As a person who has a bachelor's degree in women's studies, I have a strong foundation on intersectionality and the importance of including social justice in my work.

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Emma Jewell (she/her)

Somatic Practitioner

Radical Aliveness Practitioner & LMT

I approach all personal healing through the lens and awareness of the cultural and systemic impact of someone's experience. I integrate awareness of these systems through research and personal study to meet each individual with more depth and specificity.

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sandeep kumar

Licensed Professional Counselor

As a person of color, I understand the reality of coping with systemic oppression when one is of a cultural, sexual, gender or other minority. I make efforts to be sensitive to how this appears in my clients’ life, including challenging therapeutic modalities that are often conceived by and for those of majority status. I offer a safe space within today’s political climate.

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Pearl Waldorf

Licensed Professional Counselor

I am an assimilated white, Jewish identified cis gendered queer able-bodied woman. The anti-racism work I have been engaged in over the past few years is transforming my spirit, my world view and my lens on the work of relational therapy. Together we can help you ground into your own privileged and subjugated identities with an aim towards more more community and work effectiveness, more relationship satisfaction and deeper enjoyment in your life.

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Rachel Kendall (she/ her)

Licensed Professional Counselor

MS, C7689

Although I am not a person of color, I have taken dedicated time to address and confront my implicit biases to fight against cultural and systemic oppression at it's core: to challenge the mindset of the oppressor, instead of simply sympathizing with the oppressed. One related training I did included 'How to be (Less) Harmful: Training White Helpers to Serve BIPOC clients.' https://www.ar-tic.org

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Jen Yerty (She/They)

Licensed Professional Counselor

LPC, CADC I

'To the privileged, equality feels like oppression.' Oppression takes on many forms in the lives of the oppressed, from financial challenges to negative self-talk, substance use to mental health challenges. Working on eliminating systemic oppression is a focus of my life and therapeutic work with clients.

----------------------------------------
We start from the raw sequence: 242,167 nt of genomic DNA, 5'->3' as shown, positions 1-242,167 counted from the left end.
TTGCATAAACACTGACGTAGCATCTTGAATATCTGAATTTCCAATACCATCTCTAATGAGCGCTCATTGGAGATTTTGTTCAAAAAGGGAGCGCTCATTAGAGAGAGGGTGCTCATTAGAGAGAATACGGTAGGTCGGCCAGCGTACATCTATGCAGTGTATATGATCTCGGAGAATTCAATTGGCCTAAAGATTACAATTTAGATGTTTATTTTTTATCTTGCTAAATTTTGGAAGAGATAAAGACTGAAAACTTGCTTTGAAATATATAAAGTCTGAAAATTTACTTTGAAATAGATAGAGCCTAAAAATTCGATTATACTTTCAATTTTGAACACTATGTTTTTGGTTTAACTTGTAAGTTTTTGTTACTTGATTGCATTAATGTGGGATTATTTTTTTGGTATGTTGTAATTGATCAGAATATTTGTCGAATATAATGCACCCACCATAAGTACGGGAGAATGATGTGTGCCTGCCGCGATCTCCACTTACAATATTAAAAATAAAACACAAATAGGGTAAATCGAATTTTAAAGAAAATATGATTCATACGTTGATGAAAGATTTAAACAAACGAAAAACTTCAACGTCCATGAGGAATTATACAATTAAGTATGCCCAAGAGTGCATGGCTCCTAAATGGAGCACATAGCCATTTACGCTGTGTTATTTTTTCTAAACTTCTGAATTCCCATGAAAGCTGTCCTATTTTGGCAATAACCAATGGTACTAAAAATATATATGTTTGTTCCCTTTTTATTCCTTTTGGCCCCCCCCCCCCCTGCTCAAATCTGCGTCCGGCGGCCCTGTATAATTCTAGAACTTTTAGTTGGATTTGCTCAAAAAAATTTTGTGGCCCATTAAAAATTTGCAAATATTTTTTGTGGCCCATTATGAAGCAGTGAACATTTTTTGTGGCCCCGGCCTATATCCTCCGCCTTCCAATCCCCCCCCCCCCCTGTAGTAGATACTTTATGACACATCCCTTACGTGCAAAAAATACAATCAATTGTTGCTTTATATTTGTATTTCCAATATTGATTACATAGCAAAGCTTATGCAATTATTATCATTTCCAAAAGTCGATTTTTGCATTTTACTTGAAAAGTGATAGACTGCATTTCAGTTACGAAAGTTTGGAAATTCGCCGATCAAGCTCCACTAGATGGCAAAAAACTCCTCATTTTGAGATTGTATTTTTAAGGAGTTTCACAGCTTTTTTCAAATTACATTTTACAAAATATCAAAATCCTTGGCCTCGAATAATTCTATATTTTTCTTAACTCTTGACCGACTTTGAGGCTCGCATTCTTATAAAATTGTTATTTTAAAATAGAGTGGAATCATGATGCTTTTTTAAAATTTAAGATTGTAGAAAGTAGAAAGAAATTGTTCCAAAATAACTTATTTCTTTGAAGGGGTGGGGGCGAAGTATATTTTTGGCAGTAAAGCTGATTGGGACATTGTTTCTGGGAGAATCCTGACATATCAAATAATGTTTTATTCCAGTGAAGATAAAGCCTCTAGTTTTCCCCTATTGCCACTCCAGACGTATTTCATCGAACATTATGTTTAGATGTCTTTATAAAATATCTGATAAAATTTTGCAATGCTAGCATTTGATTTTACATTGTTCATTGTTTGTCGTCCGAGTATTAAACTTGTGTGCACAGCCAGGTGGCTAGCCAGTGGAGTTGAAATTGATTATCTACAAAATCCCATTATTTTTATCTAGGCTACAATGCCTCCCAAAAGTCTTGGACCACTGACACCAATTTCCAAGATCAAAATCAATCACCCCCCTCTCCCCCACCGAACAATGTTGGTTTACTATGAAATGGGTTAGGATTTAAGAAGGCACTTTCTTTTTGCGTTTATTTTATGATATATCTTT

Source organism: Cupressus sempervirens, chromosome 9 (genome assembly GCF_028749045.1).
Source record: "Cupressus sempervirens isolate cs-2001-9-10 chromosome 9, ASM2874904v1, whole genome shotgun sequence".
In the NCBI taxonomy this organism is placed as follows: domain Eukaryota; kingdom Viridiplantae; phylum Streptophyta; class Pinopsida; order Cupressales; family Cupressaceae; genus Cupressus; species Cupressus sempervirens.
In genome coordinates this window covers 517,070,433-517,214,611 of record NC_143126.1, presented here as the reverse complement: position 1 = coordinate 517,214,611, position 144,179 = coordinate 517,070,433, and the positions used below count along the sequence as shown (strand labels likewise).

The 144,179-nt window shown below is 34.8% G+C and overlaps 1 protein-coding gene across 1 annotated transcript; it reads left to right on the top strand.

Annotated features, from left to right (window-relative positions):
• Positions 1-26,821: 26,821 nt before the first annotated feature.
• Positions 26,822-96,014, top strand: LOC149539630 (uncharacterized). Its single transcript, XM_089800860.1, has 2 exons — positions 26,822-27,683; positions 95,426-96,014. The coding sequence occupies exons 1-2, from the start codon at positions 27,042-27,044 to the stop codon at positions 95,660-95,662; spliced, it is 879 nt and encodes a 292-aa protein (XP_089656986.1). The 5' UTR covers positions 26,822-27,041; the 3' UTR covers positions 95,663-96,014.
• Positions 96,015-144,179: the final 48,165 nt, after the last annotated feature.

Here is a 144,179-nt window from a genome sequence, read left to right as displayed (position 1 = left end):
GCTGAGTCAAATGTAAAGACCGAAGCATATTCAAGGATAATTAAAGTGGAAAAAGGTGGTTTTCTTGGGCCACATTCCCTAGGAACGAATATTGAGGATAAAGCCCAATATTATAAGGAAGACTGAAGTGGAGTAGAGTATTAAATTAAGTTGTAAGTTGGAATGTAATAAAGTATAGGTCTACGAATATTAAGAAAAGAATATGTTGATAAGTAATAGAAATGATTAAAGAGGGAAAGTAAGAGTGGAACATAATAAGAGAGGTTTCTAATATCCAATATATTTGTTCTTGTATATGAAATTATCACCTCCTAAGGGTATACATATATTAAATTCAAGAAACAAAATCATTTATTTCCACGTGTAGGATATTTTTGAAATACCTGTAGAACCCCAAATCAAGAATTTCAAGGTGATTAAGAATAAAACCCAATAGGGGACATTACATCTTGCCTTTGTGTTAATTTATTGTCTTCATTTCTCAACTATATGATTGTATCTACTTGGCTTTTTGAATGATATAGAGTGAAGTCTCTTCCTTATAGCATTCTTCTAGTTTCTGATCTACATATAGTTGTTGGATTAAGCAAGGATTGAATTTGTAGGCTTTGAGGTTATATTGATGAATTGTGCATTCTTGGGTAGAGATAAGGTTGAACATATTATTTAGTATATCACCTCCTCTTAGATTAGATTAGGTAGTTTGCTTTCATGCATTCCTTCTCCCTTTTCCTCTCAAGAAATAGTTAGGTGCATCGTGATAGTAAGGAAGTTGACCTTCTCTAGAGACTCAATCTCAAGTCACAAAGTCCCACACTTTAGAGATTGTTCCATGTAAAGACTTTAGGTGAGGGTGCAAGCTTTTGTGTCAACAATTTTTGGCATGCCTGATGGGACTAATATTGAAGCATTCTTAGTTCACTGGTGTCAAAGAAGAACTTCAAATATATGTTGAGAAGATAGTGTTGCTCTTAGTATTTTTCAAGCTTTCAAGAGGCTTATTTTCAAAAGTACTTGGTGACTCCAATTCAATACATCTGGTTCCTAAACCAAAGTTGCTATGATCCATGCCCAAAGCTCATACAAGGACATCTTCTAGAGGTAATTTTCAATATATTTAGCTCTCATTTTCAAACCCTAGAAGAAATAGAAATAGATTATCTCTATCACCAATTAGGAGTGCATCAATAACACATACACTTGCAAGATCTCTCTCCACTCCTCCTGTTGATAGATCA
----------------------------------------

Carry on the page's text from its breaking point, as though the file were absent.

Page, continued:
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Rebeca Rocha (She/Her)

Licensed Clinical Social Worker

PhD, LCSW

I have 6 years of experience working with immigrants and people of color. I have a PhD in Clinical Psychology and Culture, and I am knowledgeable about issues of systemic oppression. Having come to the U.S. as an immigrant from Brazil myself, I have a deep understanding of the challenges of adjusting to a new country or being part of a historically marginalized group.

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Vy Pham (she/her)

Licensed Clinical Social Worker

LCSW

As a long time participant in mental health and social services myself, I understand firsthand the needs and systemic shortfalls that people marginalized by dominant culture face when trying to access tailored and anti-oppressive mental health care. I’m passionate about changing this narrative and landscape, and welcome these conversations into the therapeutic space. Let’s talk about the trauma of all the “isms” (racism, sexism, ableism, classism, colonialism, imperialism, capitalism, etc).

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Heather Simpson (she/her)

Marriage and Family Therapist Associate

MA MFT Associate

Navigating cultural and systemic oppression has been a lifelong journey. it's important that I share the knowledge that I have cultivated with others. As a Black queer woman, living in marginalized spaces, I am able to understand systemic oppression from different lenses. With coursework stemming from women’s and gender studies, to philosophy to psychology I built a foundation of understanding to help clients acknowledge how systems of oppression operate In their lives snd create change.

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Larissa Kaul